Kitchens Through Time
For a kitchen to feel truly comfortable in a home, it needs to work with the architecture of the space, respecting the features for a harmonious result.
If you’re lucky enough to live in a Georgian home, we’d recommend trying to capture the elegance this period is known for by focusing on symmetry and grand proportions.
A sense of light and space is also important in your modern interpretation of the Georgian kitchen – they loved balance and harmony and paid particular attention to the hidden details and craftsmanship in hinges and dovetail joints. Kitchen cabinets and walls were often hand painted in pale shades with a matt finish. An ornate cooker hood, will echo the grand detailing of the period, while neat, oval, burnished brass cabinet handles, reflect the focus on simple elegance.
It’s also worth noting that a traditional Georgian kitchen would’ve been in the basement, the domain of servants, but that, since then, many have been reconfigured to sit on the ground floor, more conveniently close to the living spaces (something you might want to consider if yours is still in the basement).
Much as today, the range cooker was the focus of the Victorian kitchen, with the rest of the space usually divided into sections – a food prep area, the scullery where the sink was housed, and a cool larder. For a modern interpretation, you could consider a large larder with its cavernous storage space and cool marble shelf, and a ceramic double-bowl butler’s sink. Another Victorian trait that’s passed on to today’s kitchen is the central wooden table. This was where food prep took place, and the family (or servants in larger properties) ate. Usually made of pine, it was scrubbed clean with sand, soda and water giving it the distinct matt finish we still appreciate today. And of course, the dresser was also a key element of the Victorian kitchen. With this period’s classic high ceilings, they could reach up to seven foot. You could create a similar effect with a combination of cabinets, reaching as high as your ceilings allow. And for those final touches, consider cast iron radiators as a feature and lots of copper pans on display.
Edwardian architecture tends to be airy and roomier than its Victorian predecessors – spaces are slightly wider with similarly high ceilings, coupled with intricate patterns on floors and architrave. Unlike the darker shades favoured by the Victorians, Edwardian kitchens tend to be fresh and white (there was a new focus on hygiene during this period) so go for pale and airy colours on cabinets and walls. Glass-fronted cabinets became popular during this period.
1930s to 1950s
Parquet flooring was a style statement during this period, though many working-class houses still had simple pine floorboards and rugs. If you’re looking to complement your property’s features with flooring, oak flooring would be a good solution in a 1930s property, or for a more modern flourish, you could try a parquet design. Kitchens in this period were the domain of the housewife and were compact and functional rather than social. Today, a sympathetic solution would be to knock through a kitchen and dining room but keep the areas defined by flooring or decor. Some design rules need to be broken!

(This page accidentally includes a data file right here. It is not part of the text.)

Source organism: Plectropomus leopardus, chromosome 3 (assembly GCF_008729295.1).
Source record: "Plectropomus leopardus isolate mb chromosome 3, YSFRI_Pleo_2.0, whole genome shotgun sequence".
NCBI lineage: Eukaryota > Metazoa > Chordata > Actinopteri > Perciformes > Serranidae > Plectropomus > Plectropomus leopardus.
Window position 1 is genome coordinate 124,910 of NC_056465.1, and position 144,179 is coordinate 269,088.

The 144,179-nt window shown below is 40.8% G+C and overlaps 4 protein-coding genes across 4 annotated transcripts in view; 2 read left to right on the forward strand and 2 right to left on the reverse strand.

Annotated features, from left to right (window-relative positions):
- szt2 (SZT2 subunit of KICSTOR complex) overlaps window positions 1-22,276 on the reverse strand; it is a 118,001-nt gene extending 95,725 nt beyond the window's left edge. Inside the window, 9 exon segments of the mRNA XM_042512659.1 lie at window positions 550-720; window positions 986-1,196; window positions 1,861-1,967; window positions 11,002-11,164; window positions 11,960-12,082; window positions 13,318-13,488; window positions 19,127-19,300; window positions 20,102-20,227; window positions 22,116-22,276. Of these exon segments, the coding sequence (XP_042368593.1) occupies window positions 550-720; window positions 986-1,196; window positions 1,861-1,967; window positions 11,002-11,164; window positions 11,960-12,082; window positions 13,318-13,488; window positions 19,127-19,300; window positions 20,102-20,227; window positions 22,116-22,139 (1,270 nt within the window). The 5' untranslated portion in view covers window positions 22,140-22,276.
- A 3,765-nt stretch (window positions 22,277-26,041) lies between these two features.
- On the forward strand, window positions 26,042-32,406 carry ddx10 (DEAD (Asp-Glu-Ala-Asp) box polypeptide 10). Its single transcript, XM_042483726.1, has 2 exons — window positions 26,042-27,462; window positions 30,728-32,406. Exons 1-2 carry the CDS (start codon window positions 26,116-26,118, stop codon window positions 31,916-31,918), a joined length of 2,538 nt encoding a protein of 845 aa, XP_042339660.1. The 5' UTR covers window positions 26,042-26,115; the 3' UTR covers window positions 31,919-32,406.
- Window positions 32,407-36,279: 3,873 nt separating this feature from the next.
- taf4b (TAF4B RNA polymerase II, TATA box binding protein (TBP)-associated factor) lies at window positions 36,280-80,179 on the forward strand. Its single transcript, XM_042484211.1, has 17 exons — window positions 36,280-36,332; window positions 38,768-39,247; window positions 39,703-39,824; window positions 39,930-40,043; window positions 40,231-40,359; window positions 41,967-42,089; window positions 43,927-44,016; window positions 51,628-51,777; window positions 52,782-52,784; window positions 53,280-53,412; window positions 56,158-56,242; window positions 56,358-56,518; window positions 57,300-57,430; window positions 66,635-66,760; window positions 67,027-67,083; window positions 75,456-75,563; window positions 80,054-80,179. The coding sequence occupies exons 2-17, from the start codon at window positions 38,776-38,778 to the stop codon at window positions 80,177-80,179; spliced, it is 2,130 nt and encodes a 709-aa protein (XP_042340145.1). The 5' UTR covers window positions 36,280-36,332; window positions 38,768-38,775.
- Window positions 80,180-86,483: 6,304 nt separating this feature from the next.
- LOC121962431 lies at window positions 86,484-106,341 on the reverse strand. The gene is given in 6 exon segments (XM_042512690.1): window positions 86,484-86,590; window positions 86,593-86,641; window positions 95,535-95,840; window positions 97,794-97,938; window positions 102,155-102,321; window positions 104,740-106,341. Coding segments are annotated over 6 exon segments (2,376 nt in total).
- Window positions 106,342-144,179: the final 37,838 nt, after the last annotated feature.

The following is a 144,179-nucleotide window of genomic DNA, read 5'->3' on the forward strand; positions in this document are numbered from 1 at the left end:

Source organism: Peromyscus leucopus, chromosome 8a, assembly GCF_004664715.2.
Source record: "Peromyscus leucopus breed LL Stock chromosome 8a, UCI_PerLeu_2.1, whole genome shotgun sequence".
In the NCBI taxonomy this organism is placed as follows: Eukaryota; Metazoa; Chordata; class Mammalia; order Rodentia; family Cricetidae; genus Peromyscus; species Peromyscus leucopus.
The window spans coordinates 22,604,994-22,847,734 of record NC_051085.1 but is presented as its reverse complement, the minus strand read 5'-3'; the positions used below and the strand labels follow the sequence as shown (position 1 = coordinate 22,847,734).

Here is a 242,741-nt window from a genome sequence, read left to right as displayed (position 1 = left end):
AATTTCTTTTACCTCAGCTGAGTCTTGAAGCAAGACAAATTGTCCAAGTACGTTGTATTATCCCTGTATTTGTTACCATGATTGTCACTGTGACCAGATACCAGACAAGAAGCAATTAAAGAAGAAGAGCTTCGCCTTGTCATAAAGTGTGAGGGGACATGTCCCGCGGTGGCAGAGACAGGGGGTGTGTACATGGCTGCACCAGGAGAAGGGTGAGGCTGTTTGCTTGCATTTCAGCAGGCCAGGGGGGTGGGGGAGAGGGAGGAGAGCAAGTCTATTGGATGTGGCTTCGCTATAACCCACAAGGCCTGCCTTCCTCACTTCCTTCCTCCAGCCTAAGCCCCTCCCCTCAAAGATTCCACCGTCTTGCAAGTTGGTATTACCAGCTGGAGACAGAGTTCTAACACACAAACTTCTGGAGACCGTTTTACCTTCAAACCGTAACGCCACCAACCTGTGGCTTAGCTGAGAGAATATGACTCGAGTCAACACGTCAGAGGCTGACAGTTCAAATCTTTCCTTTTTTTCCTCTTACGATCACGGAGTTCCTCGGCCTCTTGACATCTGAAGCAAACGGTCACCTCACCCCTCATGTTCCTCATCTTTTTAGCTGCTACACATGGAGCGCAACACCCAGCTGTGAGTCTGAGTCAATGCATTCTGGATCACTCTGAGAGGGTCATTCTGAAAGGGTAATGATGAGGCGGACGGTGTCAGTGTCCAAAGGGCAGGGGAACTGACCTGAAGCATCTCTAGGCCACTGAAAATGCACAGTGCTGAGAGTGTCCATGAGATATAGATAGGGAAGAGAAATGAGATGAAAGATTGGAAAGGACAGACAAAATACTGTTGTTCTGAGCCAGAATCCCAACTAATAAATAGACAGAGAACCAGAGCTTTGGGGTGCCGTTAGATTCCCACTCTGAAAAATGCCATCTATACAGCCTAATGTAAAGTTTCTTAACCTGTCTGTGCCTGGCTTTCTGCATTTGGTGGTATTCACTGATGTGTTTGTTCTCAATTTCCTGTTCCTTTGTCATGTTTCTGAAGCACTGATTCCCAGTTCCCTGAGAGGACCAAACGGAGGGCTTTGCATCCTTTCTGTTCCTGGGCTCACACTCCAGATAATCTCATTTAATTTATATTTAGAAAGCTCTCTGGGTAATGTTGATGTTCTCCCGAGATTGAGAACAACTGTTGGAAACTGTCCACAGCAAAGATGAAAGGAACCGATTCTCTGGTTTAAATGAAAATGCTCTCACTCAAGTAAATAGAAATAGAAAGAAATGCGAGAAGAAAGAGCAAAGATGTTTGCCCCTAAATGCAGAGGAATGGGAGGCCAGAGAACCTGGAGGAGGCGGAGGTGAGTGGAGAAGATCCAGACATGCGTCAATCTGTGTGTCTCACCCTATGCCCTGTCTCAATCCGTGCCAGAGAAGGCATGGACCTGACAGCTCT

1950s to 1970s
Mid-20th-century architecture is all about
open, light-filled and airy spaces. Windows tend
to be large and wide, and open plan living was
key when these homes were designed. Details
are minimal and unfussy – from the windows
to the lack of radiators (thanks to underfloor
heating). Clean lined cabinetry work well in
modern spaces when the focus is on precise
lateral lines, that echo the simple architectural
style. And true to the social nature of a modern
property, we’re big fans of a bench seating
system, which is not only space efficient but
gives the sense of a streamlined, pared back
Broadly speaking, new (or newer) build houses
tend to be a bit more of a blank canvas than any
other. Unless you’ve been lucky enough to build
your home yourself, in which case you can
add whatever character to the architecture that
suits you, the trend has been to create homes
that are much more minimal and open to their
owner’s interpretation. Far from being dull, we
think this style of building means you have the
exciting opportunity to bring your own sense
of style to the interior décor without feeling
restricted by the architecture’s style. While the
aesthetic is almost entirely open to anything
though, you’ll still want to design for the
proportions of the room. In particular, many
new builds have lower ceilings, so you may
find that a mix of open shelving, countertop
cabinets and full-height cabinets feels less heavy
than all round wall cabinets.
Cottage architecture is more of an evolution than a set period of time but most share irregular characteristics such as low ceilings, exposed beams, uneven floors and awkward nooks. Historically, cottage kitchens comprised of freestanding – and often un-matching – furniture, so a pine wood table would happily sit in front of an oak dresser on a sandstone or slate floor. As cottage kitchens can be small, it’s best to keep the colour scheme pale, and you can’t go wrong with timeless greens (try Sage or French Grey in a kitchen that opens onto a country garden). In fact, cottages are distinctly linked to the countryside, so where better to draw inspiration for the kitchen’s décor than nature’s palette. We’d recommend choosing fabrics that capture the beauty of the countryside, such as garden roses, and mix these patterns with neutral plains. A dresser with open shelving and a scrubbed wooden table complete the cottage aesthetic, perfect in its imperfections.
Words and photos courtesy of Neptune.com.